1. What are the companies true net Assets & Liabilities?
  2. Is the company currently making any income? If not is there potential and what is the timeframe?
  3. Is there some likely potential or upside on the horizon?

 

Stock Screen: Finding Great and Cyclical Companies to Research

Now that I have defined what we are looking for we start the search.

The most efficient way I have found to find ‘Great’ and ‘Cyclical’ companies is by running stock screens. A stock screen is a tool that allows you to enter a set of parameters that you want to filter your company search by. Many companies provide stock screens, most trading platforms, financial information providers, google and yahoo – take your pick.

The parameter I find most useful to ‘weed out the weak’ is ROE, return on equity. From my experience greater companies have strong and consistent returns on equity and weak companies do not. However, you have to be careful, as poor quality businesses do have the potential to have solid ROE numbers for a few, if not many years in a row, so you cannot stop your research there.

Also, a company with high ROE figures may also be trading at a high share price and even though it may be a great company, it may not turn out to be a great investment if bought at a high price.

 

Quick look: A New Company we have Stumbled Across

I like to travel, read, observe, listen and learn.

Here’s an example most of my male friends hate going shopping or to the mall with the girlfriends/wives, I like it. I buy a coffee or juice, the financial newspaper or a book, read and then wander around watching how people purchase, what they are wearing, what they are buying, what shops are full, what shops are empty and talk to retail assistance about brands and trends.

If there is not much going on I simply read my book or the paper. Quite often reading the paper a new company I haven’t looked into previously or has newly listed will grab my attention. If I have bought a book (usually I read, science, history, psychology, economics or biographies) I will learn something about how the world or human nature works and it may lead me to thinking about long-term economic or human trends and then may lead to an idea I hadn’t previously considered.

Once I have an idea or my team have an idea. We will then have a quick look.

 

Initial Checklist: The Financials & Finding a Buy Price

Now that we have found some companies that are worth digging deeper into we run them through an initial checklist.

  • Durable Competitive Advantage
    • Can we identify a durable competitive advantage?
    • Is there consistent long term earnings growth?
    • Is there consistent long-term return on equity (ROE) over 15%?
    • Is there consistent long-term return on capital (ROC) over 15%?
    • Is there consistently high profit margins?
    • Is there consistently low to medium levels of debt?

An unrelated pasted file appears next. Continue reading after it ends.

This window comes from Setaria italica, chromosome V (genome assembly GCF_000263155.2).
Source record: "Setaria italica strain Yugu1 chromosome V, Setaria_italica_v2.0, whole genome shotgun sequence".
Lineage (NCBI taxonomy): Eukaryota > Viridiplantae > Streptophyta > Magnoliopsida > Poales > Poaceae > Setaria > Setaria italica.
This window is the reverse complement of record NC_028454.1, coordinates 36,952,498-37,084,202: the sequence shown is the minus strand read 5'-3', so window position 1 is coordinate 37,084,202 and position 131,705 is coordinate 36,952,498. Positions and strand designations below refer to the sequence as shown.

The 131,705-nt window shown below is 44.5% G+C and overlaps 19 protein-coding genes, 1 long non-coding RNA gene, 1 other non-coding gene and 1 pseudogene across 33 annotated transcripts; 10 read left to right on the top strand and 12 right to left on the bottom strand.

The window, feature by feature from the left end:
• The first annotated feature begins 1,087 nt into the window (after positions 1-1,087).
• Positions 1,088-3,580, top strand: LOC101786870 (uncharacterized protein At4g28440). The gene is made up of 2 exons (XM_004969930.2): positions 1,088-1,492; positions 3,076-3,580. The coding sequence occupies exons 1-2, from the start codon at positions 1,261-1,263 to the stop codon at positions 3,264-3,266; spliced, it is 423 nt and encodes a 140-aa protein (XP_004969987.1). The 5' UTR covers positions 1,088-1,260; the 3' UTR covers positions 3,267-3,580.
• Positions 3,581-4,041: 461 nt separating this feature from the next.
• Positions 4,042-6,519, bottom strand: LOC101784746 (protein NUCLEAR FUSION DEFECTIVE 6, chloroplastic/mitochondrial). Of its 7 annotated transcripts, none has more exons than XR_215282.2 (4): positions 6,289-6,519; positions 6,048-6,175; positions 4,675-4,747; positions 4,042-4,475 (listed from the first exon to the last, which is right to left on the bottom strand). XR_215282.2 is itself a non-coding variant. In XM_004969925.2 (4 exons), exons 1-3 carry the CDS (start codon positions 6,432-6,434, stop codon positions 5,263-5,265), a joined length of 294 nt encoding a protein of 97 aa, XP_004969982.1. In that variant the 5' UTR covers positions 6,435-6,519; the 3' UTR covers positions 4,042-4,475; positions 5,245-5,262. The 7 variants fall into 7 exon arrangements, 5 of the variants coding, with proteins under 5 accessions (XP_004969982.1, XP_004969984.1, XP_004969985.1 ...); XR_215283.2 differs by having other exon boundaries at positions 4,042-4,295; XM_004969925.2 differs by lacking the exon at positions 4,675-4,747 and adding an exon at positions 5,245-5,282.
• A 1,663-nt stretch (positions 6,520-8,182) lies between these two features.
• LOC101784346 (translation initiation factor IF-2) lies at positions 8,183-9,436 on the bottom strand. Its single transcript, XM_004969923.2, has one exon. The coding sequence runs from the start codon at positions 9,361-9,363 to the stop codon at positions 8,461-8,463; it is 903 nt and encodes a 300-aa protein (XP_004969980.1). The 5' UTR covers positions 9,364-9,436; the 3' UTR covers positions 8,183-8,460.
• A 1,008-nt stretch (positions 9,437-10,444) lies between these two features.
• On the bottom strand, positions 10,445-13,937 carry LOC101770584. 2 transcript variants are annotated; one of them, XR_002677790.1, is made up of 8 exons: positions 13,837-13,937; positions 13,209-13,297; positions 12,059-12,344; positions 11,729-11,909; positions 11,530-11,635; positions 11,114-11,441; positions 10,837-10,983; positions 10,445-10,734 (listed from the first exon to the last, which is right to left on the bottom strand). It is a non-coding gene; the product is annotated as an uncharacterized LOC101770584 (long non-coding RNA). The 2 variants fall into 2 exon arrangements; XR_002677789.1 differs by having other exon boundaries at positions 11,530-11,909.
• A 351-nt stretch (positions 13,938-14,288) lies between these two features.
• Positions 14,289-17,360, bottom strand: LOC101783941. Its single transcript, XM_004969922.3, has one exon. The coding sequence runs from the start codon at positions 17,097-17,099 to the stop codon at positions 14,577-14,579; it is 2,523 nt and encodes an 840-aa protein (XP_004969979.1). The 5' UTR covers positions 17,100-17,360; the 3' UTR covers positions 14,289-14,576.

• Price
    • Is the company available at a fair to cheap price?

 

Watchlist: Keeping an eye on companies that made the list

  • Companies
  • Investment Strategy
  • Compound long-term annual growth rate
  • Price vs estimated value chart
  • Investment thoughts

 

Research Checklist: Full Research Analysis

  • Introduction
    • Share Price History
    • About
    • Operations & Investments
    • Key Management
    • Financials Brief
  • 10 Checks
    • Check 1: Earnings Per Share
    • Check 2: Return on Equity
    • Check 3: Return on Total Capital
    • Check 4: Debt
    • Check 5: Competitive Advantage
    • Check 6: Employees
    • Check 7: Management
    • Check 8: Shareholders
    • Check 9: Markets
    • Check 10: Valuation
    • Conclusion

 

Portfolios: Present and Past Holdings

  • Australian Blue Chip Portfolio (ASX300)
  • All Australian Geared Portfolio
  • International Portfolio (not yet investing)

 

Portfolio Notes: Thoughts and Updates on Current Portfolios

  • Company announcements
  • Company thoughts
  • Portfolio updates
  • Portfolio thoughts
  • New Buys and Sells

 

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To view my Watchlists, read my Checklists or follow my Portfolios you are welcome to subscribe here.

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Enjoy the ride!

 

Wade Adams signature


Disclaimer – Please remember, I don’t make recommendations, give advice or manage others money – If that’s what you are after, sorry I or this website can’t help you (see the TOS). Readers should not rely on information contained in Shared Investor for Share market, equities, securities or any financial related decisions but should seek licenced professional advice.  Shared Investor does not give or purport to give investment advice or make any recommendations whatsoever in relation to any securities mentioned in Shared Investor.  What I do is purely share my story and my investments exactly how I manage them.  I do this as I believe there is great value and enjoyment in observing the experiences of others, especially when it comes to investing.  Enjoy the ride!